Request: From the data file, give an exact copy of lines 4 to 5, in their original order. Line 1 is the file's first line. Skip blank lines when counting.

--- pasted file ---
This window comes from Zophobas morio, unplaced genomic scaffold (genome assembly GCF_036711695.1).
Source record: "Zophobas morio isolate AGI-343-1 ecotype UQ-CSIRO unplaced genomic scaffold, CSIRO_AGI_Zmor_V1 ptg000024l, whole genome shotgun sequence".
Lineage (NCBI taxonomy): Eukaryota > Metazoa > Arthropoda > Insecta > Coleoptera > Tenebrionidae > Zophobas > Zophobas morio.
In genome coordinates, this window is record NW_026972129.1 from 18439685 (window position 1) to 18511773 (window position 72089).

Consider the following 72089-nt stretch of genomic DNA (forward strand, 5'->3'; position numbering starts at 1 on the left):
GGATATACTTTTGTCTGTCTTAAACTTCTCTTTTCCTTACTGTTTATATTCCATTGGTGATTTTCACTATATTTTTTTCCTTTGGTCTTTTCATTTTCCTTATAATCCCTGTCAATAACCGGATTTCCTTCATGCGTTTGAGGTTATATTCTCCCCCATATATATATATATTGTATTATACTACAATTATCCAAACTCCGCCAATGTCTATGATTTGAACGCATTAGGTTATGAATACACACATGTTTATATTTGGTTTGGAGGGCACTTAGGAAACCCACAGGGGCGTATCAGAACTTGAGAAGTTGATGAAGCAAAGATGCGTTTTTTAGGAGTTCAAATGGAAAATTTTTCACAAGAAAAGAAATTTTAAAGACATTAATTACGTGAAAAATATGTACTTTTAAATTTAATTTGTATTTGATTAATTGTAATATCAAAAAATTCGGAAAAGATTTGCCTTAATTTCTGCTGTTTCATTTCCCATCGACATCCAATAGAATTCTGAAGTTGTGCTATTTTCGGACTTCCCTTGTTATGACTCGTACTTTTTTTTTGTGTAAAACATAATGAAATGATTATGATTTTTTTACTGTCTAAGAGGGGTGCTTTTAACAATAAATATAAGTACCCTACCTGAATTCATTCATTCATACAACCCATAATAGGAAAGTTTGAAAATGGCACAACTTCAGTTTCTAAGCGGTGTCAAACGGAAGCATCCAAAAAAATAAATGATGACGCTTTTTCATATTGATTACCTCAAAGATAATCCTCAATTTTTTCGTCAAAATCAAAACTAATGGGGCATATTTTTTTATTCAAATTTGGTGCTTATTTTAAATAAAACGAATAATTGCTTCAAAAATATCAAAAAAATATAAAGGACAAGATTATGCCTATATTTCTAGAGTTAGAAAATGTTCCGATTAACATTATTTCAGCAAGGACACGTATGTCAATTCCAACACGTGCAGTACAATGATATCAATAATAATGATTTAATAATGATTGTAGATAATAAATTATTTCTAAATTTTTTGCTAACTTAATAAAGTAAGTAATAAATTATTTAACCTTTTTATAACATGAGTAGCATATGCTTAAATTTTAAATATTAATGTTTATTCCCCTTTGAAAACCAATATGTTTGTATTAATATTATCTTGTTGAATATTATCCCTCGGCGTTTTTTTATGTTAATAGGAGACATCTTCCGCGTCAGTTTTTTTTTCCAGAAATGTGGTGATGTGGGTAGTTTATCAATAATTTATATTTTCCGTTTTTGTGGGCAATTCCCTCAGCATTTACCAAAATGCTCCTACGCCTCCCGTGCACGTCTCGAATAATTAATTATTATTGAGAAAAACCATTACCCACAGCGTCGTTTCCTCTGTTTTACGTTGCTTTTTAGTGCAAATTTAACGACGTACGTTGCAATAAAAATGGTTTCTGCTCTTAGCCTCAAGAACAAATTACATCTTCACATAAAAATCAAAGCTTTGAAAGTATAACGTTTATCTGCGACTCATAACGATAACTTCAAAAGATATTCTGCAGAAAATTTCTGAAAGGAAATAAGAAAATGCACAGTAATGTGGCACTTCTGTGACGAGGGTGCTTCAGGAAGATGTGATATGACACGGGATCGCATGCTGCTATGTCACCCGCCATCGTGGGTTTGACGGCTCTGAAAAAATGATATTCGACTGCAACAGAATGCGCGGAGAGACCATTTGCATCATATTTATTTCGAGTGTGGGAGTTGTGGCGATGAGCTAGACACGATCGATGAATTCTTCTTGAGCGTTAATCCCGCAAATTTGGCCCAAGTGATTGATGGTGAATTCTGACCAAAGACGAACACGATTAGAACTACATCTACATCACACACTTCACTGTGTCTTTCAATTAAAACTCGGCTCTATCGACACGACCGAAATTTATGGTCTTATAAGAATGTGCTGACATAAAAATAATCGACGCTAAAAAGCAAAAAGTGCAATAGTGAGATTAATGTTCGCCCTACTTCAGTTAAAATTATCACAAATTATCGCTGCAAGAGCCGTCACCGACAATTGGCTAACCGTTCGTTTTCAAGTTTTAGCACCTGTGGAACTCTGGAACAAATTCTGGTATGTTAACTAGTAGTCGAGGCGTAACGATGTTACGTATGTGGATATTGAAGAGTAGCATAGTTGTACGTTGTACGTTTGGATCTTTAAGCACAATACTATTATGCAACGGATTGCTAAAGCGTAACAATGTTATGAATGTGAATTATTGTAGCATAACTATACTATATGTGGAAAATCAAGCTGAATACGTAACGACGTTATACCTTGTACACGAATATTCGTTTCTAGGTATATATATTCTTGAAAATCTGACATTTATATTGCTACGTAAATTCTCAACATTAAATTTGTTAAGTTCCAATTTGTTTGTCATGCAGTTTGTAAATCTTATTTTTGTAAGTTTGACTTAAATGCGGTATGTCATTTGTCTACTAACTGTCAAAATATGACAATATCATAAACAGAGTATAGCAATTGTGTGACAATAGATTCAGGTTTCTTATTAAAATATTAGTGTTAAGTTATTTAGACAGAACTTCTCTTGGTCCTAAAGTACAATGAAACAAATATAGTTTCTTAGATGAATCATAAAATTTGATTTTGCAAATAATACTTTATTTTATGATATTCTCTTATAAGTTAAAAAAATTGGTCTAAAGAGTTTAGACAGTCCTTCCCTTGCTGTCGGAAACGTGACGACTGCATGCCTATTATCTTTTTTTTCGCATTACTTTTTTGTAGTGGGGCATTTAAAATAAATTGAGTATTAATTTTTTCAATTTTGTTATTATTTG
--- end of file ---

In genome coordinates, this window is record NW_026972129.1 from 18439685 (window position 1) to 18511773 (window position 72089).

Consider the following 72089-nt stretch of genomic DNA (forward strand, 5'->3'; position numbering starts at 1 on the left):